Microsoft Orcas Beta 1 hints at a killer IDE on the horizon
Innovations to Visual Studio include greater support for key technologies such as WPF
While the Visual Studio team at Microsoft has been burning the midnight oil for some 18 months to bring us Orcas Beta 1, the CLR (Common Language Runtime) team has been hammering away on .Net Framework 3.5 Beta 1. Happily, all the effort appears to be paying off.
Microsoft has three major goals for Orcas: improve developer productivity; manage application lifecycles through TFS (Team Foundation Server); and employ the latest technologies -- not just improved support for .Net Framework 3.5, but also WPF (Windows Presentation Foundation), ASP.Net AJAX, and Silverlight.
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One major improvement is a new design surface for WPF applications. This surface uses the familiar drag, drop, and set properties paradigm, but improves on past designers by displaying the XAML source simultaneously with the graphical design pane. Other designer improvements are a revamped Web designer with better CSS support, and an updated C++ designer that supports the Vista look and feel as well as the thousands of new Vista APIs.
The inclusion of Visual Studio Tools for Office in the core product is welcome, but more of a packaging decision than a technical improvement. On the other hand, the Orcas multitargeting facility is something I've wanted for years: I might finally be able to delete my old Visual Studio versions and develop for all versions of the .Net Framework from one IDE.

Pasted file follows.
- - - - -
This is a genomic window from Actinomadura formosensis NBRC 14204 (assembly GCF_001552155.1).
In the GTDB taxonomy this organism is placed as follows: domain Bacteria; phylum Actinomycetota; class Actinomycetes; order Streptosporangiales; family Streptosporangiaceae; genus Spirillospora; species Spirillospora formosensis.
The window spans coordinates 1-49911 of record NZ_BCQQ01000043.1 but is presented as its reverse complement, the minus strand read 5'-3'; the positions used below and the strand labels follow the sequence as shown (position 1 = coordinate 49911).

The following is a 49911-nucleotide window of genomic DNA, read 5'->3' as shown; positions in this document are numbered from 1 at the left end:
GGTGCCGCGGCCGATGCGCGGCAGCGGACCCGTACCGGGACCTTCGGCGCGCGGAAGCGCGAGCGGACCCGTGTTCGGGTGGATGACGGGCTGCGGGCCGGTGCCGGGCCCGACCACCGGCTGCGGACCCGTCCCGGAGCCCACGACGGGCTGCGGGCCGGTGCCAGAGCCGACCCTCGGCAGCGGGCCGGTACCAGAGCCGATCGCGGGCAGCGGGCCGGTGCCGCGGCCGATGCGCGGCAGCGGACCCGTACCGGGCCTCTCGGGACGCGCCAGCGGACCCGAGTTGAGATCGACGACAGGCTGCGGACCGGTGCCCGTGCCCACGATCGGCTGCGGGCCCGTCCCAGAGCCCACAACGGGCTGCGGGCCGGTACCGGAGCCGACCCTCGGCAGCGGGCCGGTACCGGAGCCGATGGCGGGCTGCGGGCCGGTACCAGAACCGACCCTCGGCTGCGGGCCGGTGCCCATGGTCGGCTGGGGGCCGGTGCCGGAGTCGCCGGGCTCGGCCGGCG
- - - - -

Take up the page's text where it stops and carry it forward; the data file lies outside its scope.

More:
LINQ (Language Integrated Query) is a new language facility for C# and Visual Basic .Net that I have been tracking for about a year. It offers an elegant way to build data awareness into source code. This beta has what looks like a complete LINQ implementation, as well as a new object/relational designer and the new SQL Server Compact Edition local database.
I haven't been able to crash Orcas Beta 1 at all. I initially encountered some performance issues, but I was able to ameliorate them by giving the Virtual PC more RAM and turning off its undo disks.
Orcas Beta 1, as well as .Net Framework 3.5 Beta 1, are available now for free download, assuming you have enough Internet bandwidth and disk space to handle upward of 5GB of material.